+Neil deGrasse Tyson Fan Club
So, Are "We" getting smarter?
We must first define terms.
Secondly, we must create & test hypotheses that give us clear, repeatable empirical results. We must first come up with a empirical, measurable, definition of "Intelligence", or at least an important aspect of it. Many of us intuitively agree on intelligence, but we have to do better.
The terms defined, the parameters tested & measured may give us contradictory results, leaving the broad question unanswered. (Broad scope, Multi-Variable questions measured over long time scales tend to be that way).
Who represents "We"?
Homo Sapiens? Americans?
The World Population ?
Scientists & Engineers?
All folks in general?
Age ranges & educations?
Do some cultures excel while others go "Dumbth!" because of cultural causes? (Religion).
Smarter How? In what skills?
By ordinary folks adapting to exponentially complex technologies? Or dumbing down because our gadgets provide us with answers with no mental effort on our part?
Are just Scientists & Engineers getting smarter in Pure Science or Applied Science?
Interfaces that can be intuitively understood by Bevis & ButtHead?
Smarter in what ways? Technology? Mathematics? History? Languages? Music? Interpersonal politesse? Economics? Philosophy? Foreign Cultures?
The ability to fix broken stuff? The ability to build or create a New Useful Thing?
I don't know. I'm an Engineer.
Electronics R&D. LEDs. Lasers.
During the Cold War, I was a Defense Contractor for USAF.
I wrote A-Level System Specs for Access Control to Top Secret areas using Biometrics.
NASA was very helpful by giving us the Operations & Maintenance Manual for Launch Pad 39b, 900 pages, as a template for the USAF High Security areas, which all AFBs had to follow to the letter, yet still be able to accommodate all AFBs worldwide and their unique Site-Specific Requirements.
Strictly uniform yet infinitely configurarable. Difficult!
That accomplished, I started a new career in Environmental Engineering for treating chemical plants, turning highly toxic effluent that would catastrophically contaminate raw sewage into water 200× cleaner than NYC tap water. This would be very useful for space travel. Still very difficult.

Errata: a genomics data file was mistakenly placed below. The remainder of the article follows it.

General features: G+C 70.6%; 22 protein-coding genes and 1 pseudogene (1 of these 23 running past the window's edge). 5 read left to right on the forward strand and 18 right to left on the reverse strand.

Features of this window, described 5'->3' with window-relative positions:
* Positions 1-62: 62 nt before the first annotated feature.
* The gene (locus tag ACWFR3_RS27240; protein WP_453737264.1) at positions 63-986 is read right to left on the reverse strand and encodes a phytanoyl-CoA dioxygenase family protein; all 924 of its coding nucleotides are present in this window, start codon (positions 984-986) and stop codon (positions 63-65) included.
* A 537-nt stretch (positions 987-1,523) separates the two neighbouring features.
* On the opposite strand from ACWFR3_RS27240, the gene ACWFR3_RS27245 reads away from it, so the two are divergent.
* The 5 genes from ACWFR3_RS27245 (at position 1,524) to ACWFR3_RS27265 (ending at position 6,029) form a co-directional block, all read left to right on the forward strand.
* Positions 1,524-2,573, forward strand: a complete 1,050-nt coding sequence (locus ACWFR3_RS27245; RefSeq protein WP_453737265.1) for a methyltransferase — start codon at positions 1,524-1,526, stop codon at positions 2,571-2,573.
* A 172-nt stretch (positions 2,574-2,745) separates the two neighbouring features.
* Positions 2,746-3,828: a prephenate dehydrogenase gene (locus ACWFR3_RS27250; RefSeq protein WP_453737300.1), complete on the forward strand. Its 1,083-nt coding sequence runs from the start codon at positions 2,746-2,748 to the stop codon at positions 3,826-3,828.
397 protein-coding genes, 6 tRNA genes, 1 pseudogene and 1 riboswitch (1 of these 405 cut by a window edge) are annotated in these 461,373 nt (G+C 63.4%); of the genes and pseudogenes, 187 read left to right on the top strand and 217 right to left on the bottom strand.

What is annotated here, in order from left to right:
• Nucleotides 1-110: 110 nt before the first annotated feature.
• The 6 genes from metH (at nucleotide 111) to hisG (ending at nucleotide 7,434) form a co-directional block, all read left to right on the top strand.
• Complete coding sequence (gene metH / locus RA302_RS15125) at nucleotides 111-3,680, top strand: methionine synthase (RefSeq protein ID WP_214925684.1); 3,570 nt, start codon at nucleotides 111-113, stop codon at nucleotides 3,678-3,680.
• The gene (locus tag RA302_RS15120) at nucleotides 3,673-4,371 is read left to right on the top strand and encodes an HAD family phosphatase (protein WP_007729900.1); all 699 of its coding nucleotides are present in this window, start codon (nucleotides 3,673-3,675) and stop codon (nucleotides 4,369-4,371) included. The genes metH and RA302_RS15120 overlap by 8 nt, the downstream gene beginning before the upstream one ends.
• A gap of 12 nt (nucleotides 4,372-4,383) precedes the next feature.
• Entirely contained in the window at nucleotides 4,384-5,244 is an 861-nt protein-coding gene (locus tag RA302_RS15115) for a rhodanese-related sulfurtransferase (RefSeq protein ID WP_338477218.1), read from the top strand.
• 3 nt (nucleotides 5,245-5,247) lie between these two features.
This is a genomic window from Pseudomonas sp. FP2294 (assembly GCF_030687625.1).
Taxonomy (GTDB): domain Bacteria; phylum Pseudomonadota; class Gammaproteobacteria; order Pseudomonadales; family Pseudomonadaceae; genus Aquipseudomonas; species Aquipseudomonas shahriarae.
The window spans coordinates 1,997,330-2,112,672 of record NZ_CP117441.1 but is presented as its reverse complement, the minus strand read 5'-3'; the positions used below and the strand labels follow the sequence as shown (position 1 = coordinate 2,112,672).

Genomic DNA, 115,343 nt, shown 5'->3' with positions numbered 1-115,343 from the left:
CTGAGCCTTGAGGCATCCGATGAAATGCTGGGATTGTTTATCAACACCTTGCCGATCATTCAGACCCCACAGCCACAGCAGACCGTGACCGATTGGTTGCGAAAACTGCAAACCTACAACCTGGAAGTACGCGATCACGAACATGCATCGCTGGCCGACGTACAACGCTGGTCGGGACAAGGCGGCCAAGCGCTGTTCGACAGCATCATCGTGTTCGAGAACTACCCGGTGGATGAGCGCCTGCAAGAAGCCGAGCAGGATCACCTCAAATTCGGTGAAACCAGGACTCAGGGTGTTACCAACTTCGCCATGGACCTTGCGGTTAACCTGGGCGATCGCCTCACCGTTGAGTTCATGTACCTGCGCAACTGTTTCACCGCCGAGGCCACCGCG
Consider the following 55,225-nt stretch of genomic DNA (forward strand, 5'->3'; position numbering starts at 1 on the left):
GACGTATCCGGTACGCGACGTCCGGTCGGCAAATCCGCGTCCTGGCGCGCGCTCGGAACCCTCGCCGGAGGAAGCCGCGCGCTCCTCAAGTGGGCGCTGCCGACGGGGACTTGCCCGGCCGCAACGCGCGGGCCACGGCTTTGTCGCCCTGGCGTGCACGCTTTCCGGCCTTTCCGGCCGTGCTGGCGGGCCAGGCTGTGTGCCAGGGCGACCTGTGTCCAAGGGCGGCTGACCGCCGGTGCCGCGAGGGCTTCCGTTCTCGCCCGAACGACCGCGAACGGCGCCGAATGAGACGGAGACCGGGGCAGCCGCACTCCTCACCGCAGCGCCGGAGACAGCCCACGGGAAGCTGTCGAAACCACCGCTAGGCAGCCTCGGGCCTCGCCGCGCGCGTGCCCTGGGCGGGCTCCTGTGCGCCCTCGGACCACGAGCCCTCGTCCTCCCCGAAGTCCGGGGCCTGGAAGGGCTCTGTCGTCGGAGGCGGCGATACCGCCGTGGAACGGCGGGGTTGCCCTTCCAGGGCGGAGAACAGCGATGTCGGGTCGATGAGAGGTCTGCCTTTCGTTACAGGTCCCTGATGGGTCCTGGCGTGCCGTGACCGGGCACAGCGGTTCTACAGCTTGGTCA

This was inspired by a "Vision Quest", where I went to Hawaii with just a bike & tent for the 1991 Total Eclipse of the Sun.
"To Bear Witness to the Sun in it's Hour of Darkness." Wow!
After the Eclipse, I was befriended by an astronomy student and joined an older couple at an outdoor cafe for a mea& a few beers. It was
Gene & Caroline Shoemaker! Wonderful folks.
They were gracious enough to bring me to the summit of Mauna Kea with a tour of the Keck telescope. I found out that since I was a member of the Planetary Society, that each member's name was micro-etched on a silicon chip attached to the most recent Mars Lander at the time. My actual name is on Mars! Wow!
Back to Smarter or Dumber, I consistently score in the 98th or 99th percentile in general IQ tests & same in very specific tests, like engineering aptitude, petroleum engineering, physics, chemistry, mechanical dexterity, arts & crafts, geology. I remember many conversations verbatim after 25 years or more, and so on.
That is where I found a key differentiating the two.
It's extremely lonely being smart in rural Connecticut. There is no one who can comprehend even simplified explanations of my topics. I've been fortunate to have met and real talks with Science Nobel Laureates, authors, artists & astronauts & more.
Secondly, most local folks here have families, watch lots of televised sports, constantly maintaining homes & yards.
One constant attribute since age 3, was an insatiable curiosity, an intense eagerness to learn (I came to America at age 5 as a political refugee from the Soviet Invasion of my communist Czechoslovakia). I could read Slovak at 3 fluently, but was determined to learn English.
Thirdly was the willingness to spend hours, almost compulsively to get it right. Piano & violin lessons. Reading all 12 volumes of Britannica's Junior Encyclopedia by age 8 (far more interesting than TV fare). Typing, soldering, mowing the lawn with a power mower by age 8 (when I got my first laboratory). I can't live without my own laboratory.
This trait to persist at a task or project in my careers sometimes lasted up to 40 hours, with 1 meal break.
52 year old guys like me lose interest quickly, or quit when the job gets hard.
Yesterday & today, for example. I was up at 9am, did a lot of work until 8pm. Ate supper, had a 2 hour nap. Got up to read science, history & such. Wrote some emails. Wrote 15 one page essays, tying new knowledge to what I already know. It's 1:30am, but I have a 5 hours ahead of me. I'm tired, I hurt, but that's what fills my days. Work, learn, study and write.
Pardon my verbosity. I hope to meet you one day after a lecture at the museum.
The original question:
Dumber or Smarter?
Dumb & Dumber?
I don't know, but the answer may lie hidden in Persistence.
"Pinhead" by The Ramones.https://youtu.be/6BBfybCPkjA